Mobility of Vulnerable Elders (MOVE): Translating Knowledge to Health Care Aides in Long-term Care Facilities
Almost 90 percent of residents living in long-term care facilities have some type of mobility limitation, which worsens quickly once they move into a long-term care facility. This means that they cannot easily walk or move around in their day-to-day lives and this can have serious consequences for their general health and well-being. Researchers have shown that exercise can help the mobility of even the oldest of adults but elderly residents in long-term care facilities still commonly sit or lie in bed for long periods of time, in many cases for most of their waking hours. The purpose of this research is to study the effect of a simple physical activity on the mobility and quality of life of residents in long-term care facilities. Researchers will introduce a sit-to-stand activity to health care aides which will become part of their daily routine with residents. The basic sit-to-stand movement is already a part of the daily activities that health care aides do with residents. Specifically, health care aides will ask residents to repeat the sit-to-stand activity at mealtimes, when using the toilet, and on other occasions of daily activity. An important part of this research is to find out how well the activity preserves the ability of residents to stay mobile and also to examine how this will improve their quality of life in the home. The MOVE study will demonstrate whether it is possible to delay the loss of mobility in long-term care residents by incorporating the sit-to-stand activity into the regular practice of health care aides.
|Study Design:||Endpoint Classification: Efficacy Study
Intervention Model: Single Group Assignment
Masking: Open Label
Primary Purpose: Supportive Care
|Official Title:||Mobility of Vulnerable Elders (MOVE): Translating Knowledge to Health Care Aides in Long-term Care Facilities|
- Change from Baseline in Mobility at 3 and 6 months [ Time Frame: Baseline, 3-Months, 6-Months ] [ Designated as safety issue: No ]The sit-to-stand action is a functional activity that has been incorporated into a number of mobility measures. We have chosen to measure mobility using the number of sit-to-stands in 30 seconds because in the frail nursing home population many residents have difficulty transfering (e.g.standing up from a chair). In our pilot study we found many residents were unable to complete more than two or three sit-to-stands. Residents will be instructed to stand up and sit down as many times as possible until they are asked to stop after 30 seconds (Jones, Rikli, & Beam, 1999).
- Change from Baseline in Function at 3 and 6 months [ Time Frame: Baseline, 3-Months, 6-Months ] [ Designated as safety issue: No ]The Functional Independence Measure (FIM) is an 18-item performance-based instrument which assesses the amount of assistance required to complete basic activities of daily living using a 7-point scale graded from 1 (dependent) to 7 (independent) (Jones & Feeny, 2006).
- Change from Baseline in Health Related Quality of Life at 3 and 6 months [ Time Frame: Baseline, 3-Months, 6-Months ] [ Designated as safety issue: No ]The Health Utilities Index Mark 2 and 3 (HUI2/3) is a generic health related quality of life questionnaire based on two generic multi-attribute preference-based systems: the HUI2 and the HUI3. The HUI2 assesses capacity on six dimensions (or attributes) of health status: sensation (vision, hearing, and speech), mobility, emotion, cognition, self-care, and pain. The HUI3 consists of eight attributes: vision; hearing; speech; ambulation; dexterity; emotion; cognition; and, pain (Furlong, et al., 2011).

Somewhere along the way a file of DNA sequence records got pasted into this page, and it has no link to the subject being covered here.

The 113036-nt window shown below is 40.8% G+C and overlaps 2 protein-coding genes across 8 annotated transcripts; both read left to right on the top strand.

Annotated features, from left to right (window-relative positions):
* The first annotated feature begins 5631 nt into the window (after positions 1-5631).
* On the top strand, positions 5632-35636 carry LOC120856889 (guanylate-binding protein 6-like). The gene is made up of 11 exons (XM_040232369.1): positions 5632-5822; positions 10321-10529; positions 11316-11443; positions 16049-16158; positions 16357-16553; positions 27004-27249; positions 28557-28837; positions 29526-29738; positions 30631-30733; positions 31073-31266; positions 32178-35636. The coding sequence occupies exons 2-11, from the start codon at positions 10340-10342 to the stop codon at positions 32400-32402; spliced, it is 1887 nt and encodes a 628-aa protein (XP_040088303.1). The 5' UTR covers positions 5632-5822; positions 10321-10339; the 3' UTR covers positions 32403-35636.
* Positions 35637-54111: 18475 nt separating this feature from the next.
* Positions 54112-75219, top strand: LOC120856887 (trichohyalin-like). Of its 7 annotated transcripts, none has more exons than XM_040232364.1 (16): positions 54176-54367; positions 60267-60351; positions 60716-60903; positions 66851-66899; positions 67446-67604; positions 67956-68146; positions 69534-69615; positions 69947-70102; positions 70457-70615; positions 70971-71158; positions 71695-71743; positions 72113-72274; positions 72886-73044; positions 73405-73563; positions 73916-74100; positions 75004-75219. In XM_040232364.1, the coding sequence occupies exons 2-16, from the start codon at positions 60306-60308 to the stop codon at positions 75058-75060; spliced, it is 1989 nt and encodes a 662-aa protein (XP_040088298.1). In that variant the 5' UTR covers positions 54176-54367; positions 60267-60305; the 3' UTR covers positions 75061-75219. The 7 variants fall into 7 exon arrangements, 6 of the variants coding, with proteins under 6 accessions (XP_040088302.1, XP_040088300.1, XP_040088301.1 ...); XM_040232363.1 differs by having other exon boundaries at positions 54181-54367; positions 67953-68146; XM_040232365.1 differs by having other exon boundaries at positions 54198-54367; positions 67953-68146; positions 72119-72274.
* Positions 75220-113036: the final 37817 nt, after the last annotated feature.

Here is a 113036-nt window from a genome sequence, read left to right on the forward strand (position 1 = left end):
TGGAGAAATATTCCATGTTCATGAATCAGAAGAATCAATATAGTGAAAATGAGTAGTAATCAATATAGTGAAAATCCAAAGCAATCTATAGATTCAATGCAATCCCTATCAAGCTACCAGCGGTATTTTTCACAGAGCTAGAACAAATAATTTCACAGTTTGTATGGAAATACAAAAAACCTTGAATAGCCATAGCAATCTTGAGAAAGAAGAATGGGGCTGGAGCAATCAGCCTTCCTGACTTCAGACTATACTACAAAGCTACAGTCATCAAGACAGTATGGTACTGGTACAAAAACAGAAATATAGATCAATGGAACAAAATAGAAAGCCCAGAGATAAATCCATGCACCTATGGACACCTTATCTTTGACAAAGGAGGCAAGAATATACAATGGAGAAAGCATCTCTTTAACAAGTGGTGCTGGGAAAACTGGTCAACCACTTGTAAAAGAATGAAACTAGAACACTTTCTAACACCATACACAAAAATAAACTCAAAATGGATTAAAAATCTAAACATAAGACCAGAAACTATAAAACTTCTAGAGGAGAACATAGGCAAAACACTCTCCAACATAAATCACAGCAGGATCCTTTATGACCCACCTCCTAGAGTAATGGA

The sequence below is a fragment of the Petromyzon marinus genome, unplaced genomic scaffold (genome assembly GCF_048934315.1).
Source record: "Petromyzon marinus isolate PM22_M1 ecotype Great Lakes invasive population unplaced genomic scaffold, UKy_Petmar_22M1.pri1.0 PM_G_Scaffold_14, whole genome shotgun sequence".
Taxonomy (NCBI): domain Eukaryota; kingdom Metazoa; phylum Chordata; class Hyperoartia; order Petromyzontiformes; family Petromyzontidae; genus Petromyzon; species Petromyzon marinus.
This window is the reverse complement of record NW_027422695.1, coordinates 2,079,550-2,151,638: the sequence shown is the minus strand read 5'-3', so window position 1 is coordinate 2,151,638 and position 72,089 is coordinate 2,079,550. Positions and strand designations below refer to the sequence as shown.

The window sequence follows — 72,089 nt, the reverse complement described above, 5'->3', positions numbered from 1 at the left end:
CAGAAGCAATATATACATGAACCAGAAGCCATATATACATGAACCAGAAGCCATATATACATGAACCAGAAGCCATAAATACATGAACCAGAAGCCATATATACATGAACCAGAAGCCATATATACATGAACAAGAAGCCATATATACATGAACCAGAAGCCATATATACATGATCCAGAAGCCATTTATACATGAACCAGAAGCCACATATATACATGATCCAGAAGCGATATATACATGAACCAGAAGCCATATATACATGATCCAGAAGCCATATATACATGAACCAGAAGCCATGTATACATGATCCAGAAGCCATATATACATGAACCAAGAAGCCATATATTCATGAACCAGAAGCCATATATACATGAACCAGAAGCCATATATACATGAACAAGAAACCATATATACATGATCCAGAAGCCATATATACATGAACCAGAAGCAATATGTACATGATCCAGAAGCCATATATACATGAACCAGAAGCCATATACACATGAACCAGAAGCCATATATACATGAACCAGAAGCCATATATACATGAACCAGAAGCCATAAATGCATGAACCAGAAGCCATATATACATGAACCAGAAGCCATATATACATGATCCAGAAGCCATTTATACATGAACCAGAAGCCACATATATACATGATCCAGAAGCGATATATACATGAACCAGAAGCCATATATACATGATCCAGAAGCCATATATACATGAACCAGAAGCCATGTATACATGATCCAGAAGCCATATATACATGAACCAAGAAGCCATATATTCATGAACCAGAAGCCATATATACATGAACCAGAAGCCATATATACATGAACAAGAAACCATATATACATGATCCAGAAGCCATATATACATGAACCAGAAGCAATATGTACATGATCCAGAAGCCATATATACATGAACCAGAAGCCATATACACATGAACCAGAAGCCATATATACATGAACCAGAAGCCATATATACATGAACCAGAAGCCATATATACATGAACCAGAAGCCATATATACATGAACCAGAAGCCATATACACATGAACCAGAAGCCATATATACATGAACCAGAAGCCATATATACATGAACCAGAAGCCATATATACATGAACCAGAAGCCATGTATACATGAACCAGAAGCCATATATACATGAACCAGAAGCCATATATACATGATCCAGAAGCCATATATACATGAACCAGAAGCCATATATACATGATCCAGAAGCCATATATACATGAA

- Change from Baseline in Dementia Specific Quality of Life at 3 and 6 Months [ Time Frame: Baseline, 3-Months, 6-Months ] [ Designated as safety issue: No ]The Quality of Life-Alzheimer's Disease (QofL-AD) was developed to capture the domains considered important to quality of life in Lawton's broad conceptual framework: the interpersonal; environmental; functional; physical; and, psychological domains. The 13 items including physical health, energy, mood, living situation, memory, family, marriage, friends, self as a whole, ability to do chores around the house, fun, money, life as a whole scored on a 4-point Likert scale ranging from 1 (poor) to 4 (excellent) (Lawton, 1983; 1991).
|Study Start Date:||August 2011|
|Study Completion Date:||June 2013|
|Primary Completion Date:||February 2013 (Final data collection date for primary outcome measure)|
Other: Sit-to-Stand Activity
Health care aides will be expected to prompt residents to repeatedly stand up and sit down on four occasions throughout the day (twice on each of the day and evening shifts). The number of repetitions on each occasion will vary according to residents' ability and fatigue. The sit-to-stand activity is to be integrated into usual care routines such as when entering the dining room at mealtimes, while toileting, and on other occasions of regular activity. The timing and location will be at the discretion of the health care aide.
Please refer to this study by its ClinicalTrials.gov identifier: NCT01474616
|CapitalCare Continuing Care|
|Edmonton, Alberta, Canada, T5J 3M9|
|Edmonton, Alberta, Canada, T6E 6A8|
|Good Samaritan Society|
|Edmonton, Alberta, Canada, T6C 4G8|
|Shepherd's Care Foundation|
|Edmonton, Alberta, Canada, T6K 2R1|
|Principal Investigator:||Susan Slaughter, RN, PhD||University of Alberta|